• Server login – Having access to a WordPress site is good, but getting direct access to a server WHM or Cpanel is even better. You could point the site at a different location, change up some of the settings, or even just delete everything. Lock that down with a good password.
  • Registrar – Hijacking domain name isn’t new, but it is relatively easy with access to the registrar. From here DNS records can be changed, contact emails can be changed, and domains can even be cancelled/deleted. Turn on 2FA and set a good password.
  • Other technical sources for the site – Make sure logins to your CDN, WooCommerce account, plugin sources and more are all protected with great passwords and 2FA.

Passwords will usually scrub off the casual hacker, but to ensure your site’s security to those with a little more skill you may have to take some additional measures. Set good passwords, utilize 2FA when possible, and change the passwords on a regular basis. 

Update on WordPress 5.4 which was released on March 31, 2020. Some issues emerging on the editor going full screen, and favicons disappearing or affecting load time. So at this time I would advise you not to update until an incremental update is released to address some of these concerns.

Have horror stories or tips on securing your WordPress or other website? Send them to me @BeBizzy on Twitter!

Protecting Your WordPress Sites With Good Passwords

by BeBizzy Consulting | BeBizzy Break Podcast

Adding Notifications to Your WordPress Site

Adding Notifications to Your WordPress Site

Adding Notifications 

Sometimes you need to get specific information out to your customers like operation times, newsletter signups, new product lines, or even business sale or closing messages.

There are many ways to do this, and also many things to consider when you’ve decided to move forward. On today’s Episode 111 of the BeBizzy Break Podcast we talk about Adding Notifications to your WordPress Website.

Adding Notifications to Your WordPress Site

by BeBizzy Consulting | BeBizzy Break Podcast

What To Consider Before Adding A Notification

On the surface, adding a notification to a website sounds simple. I need to tell people something, add a popup…

But given there’s so many ways to do this, and so many options, it’s important to consider a few things before you move forward.

  • How often should I present the message – most of these options have ways to limiting how often a user sees the message. The most popular are once per user session, once per day, once per week, or simply… once. How often would be managed by what the message is, the importance of the message, and the duration.
  • Should I open on all pages, or limit viewing – Does your message need to be seen by every visitor to the page, or it important only to blog viewers, or contact us visitors?
  • How intrusive should it be – Will a standard popup get the job done, or can you just have a footer notification. Or is it so important that it needs to be full-page?
  • Require User Interaction – Does the visitor need to interact with it with a Call-To-Action (CTA), or will a simple accept or close button work?
  • How long should you leave it up – In the case of the COVID outbreak, the office closures will be mostly dictated by the government, but if it’s seasonal hours, or specific instructions, make sure you have someone who knows to remove it.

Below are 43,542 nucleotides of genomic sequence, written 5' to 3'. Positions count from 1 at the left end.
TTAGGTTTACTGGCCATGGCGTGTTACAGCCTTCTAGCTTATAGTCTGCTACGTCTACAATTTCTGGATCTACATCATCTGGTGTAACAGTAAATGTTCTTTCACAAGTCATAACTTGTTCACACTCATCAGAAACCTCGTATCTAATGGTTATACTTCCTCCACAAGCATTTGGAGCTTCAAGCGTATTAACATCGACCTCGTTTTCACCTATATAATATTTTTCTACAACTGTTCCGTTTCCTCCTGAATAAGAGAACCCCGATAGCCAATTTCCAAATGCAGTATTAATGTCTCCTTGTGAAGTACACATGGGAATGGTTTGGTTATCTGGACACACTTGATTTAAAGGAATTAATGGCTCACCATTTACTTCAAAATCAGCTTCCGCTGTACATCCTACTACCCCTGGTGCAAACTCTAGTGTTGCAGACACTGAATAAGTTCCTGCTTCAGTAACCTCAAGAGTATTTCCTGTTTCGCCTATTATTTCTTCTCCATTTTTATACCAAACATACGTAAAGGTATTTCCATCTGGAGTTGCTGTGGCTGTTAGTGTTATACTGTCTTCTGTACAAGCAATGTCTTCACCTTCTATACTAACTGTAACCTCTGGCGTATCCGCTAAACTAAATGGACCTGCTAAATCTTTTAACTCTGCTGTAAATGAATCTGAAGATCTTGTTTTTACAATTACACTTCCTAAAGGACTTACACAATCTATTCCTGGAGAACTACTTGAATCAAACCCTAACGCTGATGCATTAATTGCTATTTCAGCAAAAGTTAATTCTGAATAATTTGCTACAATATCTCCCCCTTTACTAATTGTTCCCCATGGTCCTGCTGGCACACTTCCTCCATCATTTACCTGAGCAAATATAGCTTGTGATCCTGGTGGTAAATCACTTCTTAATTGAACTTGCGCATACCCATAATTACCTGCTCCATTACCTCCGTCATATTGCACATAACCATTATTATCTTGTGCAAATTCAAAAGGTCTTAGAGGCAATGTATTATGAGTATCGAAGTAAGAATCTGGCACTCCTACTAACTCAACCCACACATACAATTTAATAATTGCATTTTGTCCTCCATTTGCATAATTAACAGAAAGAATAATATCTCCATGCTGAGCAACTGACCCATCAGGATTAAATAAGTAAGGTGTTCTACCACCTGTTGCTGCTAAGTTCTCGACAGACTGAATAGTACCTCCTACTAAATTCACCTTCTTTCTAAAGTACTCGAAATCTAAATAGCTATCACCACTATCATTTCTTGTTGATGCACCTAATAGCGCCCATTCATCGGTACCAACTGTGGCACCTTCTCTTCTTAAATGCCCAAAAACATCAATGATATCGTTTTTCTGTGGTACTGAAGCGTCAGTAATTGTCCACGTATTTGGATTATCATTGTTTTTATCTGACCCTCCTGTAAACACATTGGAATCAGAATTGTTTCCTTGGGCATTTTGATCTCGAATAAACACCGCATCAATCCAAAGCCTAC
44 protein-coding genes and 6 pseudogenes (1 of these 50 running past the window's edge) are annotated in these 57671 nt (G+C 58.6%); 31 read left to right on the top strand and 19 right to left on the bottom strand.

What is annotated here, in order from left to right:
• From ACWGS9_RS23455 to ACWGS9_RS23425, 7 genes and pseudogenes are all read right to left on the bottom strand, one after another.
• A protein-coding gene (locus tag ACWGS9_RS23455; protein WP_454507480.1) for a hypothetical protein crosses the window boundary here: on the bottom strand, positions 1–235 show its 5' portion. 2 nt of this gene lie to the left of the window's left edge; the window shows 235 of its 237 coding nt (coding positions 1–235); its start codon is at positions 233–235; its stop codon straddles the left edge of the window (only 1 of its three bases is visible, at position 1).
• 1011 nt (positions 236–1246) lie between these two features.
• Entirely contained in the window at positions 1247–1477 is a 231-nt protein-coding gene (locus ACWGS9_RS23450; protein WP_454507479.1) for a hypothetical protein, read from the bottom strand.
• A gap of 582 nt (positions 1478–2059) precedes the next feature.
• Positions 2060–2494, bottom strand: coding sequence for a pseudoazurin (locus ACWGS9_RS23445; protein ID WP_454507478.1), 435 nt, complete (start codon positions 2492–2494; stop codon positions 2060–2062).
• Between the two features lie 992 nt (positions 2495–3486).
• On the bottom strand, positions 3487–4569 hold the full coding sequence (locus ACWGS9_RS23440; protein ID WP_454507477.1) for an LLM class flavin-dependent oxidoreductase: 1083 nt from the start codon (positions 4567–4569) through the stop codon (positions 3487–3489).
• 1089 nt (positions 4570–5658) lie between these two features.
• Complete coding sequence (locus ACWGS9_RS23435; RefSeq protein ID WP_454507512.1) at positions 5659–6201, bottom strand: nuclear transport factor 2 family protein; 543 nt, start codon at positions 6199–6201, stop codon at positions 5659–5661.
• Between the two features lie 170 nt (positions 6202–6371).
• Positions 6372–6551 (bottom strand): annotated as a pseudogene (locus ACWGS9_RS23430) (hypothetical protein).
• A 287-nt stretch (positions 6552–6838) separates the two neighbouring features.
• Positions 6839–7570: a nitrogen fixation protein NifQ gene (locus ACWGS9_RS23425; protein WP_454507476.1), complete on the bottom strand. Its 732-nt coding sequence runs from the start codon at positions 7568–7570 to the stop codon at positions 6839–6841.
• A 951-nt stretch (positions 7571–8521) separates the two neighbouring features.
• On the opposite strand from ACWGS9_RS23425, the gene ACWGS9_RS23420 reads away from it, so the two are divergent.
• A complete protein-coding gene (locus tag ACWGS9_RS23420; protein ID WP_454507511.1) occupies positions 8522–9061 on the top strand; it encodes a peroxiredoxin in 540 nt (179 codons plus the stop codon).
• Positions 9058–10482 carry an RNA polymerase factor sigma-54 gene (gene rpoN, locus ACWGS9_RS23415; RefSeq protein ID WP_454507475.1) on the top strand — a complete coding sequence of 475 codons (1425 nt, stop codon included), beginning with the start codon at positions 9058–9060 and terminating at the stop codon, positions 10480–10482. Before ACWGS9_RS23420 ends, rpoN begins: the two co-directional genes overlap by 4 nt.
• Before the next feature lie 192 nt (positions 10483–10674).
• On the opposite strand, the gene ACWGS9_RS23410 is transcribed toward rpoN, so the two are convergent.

Ways to Display Notifications

There are many ways to display notifications to website visitors. The most popular include : 

  • Notification Bars – These are usually stuck to the footer of a website and will stay there until acknowledged with a click to close. Uses include notification of privacy policy, a change in store/office hours, and moderately important messages. One of the more popular plugins is WPFront Notification Bar
  • Popups – You’ve seen popups for years. They are on almost every website you visit trying to get you to subscribe to newsletter, acknowledge privacy policies, and in the case of COVID-19 showing hours or other information. Use this method carefully when you determine how often it needs to be displayed, how large it is displayed, and what information is requested. There are hundreds of popup builder plugins available, find the one that fits your needs.
  • Edit Your WordPress page – If you want something a bit more permanent or embedded in your website you can just add it on your home age in a row or module. This takes a bit more work, but can be a little bit less intrusive to visitors but still be seen. 

Adding a notification to your website can be as easy as just saying you want one and picking a way to do it. But, by putting a little thought into it before you implement you can find a better, more effective way of projecting your message. 

What are your favorite ways of displaying notifications to website visitors? Send them to me @BeBizzy on Twitter!

Adding Notifications to Your WordPress Site

by BeBizzy Consulting | BeBizzy Break Podcast

Getting Inspiration For Your Website Redesign

Getting Inspiration For Your Website Redesign

Where Do You Start On A Redesign

One of the critical parts of website research is what you do, and maybe more importantly, what you do NOT like on how a website looks and works. Often clients refer to competitors when they point out these likes and dislikes, which is OK, but can force these clients into a corner.